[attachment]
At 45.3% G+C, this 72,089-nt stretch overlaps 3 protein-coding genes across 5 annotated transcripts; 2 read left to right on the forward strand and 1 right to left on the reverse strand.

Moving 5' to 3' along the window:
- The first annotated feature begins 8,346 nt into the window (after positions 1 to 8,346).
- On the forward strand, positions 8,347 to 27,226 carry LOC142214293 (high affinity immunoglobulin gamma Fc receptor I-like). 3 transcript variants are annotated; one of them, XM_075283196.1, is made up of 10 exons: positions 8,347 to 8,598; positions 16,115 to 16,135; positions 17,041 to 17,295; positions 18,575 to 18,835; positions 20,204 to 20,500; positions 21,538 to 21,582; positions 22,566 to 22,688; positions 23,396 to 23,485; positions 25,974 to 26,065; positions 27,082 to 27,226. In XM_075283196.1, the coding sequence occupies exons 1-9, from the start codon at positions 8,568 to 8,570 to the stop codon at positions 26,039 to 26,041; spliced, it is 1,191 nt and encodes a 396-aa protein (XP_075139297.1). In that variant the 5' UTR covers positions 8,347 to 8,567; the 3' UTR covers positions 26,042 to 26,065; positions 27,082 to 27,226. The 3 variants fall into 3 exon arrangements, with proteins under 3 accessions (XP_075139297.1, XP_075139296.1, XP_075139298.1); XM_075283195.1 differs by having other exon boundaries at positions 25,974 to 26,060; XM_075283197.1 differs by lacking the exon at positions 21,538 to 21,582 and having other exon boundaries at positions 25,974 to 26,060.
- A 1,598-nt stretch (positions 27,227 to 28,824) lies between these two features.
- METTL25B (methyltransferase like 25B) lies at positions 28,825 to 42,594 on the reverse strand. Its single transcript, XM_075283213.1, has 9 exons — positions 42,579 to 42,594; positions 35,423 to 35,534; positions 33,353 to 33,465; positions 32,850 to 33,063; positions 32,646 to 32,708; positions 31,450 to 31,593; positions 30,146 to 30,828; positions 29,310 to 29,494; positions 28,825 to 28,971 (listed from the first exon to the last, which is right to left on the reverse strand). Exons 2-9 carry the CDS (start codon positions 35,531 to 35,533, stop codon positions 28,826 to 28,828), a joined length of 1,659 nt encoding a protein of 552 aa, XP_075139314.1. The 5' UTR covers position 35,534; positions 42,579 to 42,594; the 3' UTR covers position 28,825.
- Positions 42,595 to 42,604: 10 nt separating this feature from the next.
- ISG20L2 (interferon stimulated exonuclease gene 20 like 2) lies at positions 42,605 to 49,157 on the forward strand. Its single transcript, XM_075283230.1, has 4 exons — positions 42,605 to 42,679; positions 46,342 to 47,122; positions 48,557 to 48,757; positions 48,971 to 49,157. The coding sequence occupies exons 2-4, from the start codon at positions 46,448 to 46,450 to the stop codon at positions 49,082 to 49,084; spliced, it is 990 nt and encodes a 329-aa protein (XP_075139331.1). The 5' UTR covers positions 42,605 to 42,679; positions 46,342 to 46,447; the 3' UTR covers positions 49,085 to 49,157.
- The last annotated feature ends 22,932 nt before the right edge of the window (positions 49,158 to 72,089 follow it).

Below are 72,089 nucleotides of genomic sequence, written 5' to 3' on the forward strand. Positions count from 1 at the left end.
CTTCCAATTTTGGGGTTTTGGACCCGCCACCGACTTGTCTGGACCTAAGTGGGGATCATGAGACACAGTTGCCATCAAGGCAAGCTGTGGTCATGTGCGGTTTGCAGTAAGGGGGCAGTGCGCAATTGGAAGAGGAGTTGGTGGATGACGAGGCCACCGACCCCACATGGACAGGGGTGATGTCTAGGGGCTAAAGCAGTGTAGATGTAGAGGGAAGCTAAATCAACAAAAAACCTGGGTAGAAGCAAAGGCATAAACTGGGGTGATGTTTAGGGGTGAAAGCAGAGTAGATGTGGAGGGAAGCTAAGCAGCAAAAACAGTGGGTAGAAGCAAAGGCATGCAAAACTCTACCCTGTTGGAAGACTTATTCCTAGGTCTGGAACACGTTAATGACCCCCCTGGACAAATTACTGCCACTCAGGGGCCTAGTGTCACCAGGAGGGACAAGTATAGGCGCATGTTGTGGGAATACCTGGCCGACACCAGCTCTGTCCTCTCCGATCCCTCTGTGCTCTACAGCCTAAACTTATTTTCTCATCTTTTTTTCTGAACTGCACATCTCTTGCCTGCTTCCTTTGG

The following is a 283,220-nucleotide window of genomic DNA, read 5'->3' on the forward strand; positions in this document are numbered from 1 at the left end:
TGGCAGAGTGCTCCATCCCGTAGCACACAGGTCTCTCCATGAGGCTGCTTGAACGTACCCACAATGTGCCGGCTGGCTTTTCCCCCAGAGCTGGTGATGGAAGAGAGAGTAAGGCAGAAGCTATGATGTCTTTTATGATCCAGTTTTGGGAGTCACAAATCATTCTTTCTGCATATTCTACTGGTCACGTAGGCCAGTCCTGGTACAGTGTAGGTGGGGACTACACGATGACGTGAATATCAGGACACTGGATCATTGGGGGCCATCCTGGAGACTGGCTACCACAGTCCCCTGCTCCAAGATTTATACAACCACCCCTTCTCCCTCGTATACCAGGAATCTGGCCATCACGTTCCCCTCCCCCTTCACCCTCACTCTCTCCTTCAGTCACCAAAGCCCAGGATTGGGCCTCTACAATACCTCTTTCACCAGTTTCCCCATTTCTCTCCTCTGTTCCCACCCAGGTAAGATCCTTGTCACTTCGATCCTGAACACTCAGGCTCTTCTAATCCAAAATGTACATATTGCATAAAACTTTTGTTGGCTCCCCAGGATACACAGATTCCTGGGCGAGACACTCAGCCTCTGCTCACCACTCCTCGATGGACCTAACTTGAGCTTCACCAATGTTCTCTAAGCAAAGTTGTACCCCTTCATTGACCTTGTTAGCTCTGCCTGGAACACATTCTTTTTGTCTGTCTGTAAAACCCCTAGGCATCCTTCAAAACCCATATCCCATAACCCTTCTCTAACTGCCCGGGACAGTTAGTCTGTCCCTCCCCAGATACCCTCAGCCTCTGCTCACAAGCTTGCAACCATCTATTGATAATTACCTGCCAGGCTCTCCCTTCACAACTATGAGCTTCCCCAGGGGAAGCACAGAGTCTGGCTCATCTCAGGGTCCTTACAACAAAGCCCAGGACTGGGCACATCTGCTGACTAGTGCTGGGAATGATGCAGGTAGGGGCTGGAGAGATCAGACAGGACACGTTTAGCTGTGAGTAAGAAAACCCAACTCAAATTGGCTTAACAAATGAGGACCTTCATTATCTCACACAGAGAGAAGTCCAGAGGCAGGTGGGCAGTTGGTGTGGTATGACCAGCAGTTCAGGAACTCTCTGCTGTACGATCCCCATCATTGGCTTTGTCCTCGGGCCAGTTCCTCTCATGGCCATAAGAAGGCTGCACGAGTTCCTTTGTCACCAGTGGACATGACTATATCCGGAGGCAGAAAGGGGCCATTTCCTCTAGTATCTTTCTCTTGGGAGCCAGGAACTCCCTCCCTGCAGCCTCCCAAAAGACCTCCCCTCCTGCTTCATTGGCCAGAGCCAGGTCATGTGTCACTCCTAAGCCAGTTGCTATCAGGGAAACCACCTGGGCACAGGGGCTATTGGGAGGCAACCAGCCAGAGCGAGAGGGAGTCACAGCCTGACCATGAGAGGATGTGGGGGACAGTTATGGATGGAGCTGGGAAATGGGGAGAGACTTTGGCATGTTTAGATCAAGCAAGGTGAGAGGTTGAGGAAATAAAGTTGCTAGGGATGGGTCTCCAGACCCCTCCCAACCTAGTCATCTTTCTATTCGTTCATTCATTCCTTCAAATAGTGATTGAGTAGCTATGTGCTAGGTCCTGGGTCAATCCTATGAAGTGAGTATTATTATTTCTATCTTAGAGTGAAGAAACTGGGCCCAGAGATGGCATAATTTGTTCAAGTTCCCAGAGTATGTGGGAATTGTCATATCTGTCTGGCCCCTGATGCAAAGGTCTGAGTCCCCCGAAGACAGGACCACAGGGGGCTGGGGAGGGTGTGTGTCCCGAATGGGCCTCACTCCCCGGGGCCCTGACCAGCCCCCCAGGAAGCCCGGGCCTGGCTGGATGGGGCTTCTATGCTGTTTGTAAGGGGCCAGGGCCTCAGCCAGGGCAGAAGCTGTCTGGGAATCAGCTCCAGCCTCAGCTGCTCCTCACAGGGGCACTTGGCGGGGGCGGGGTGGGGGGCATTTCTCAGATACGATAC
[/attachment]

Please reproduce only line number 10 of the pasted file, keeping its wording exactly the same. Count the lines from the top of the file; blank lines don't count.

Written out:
Below are 72,089 nucleotides of genomic sequence, written 5' to 3' on the forward strand. Positions count from 1 at the left end.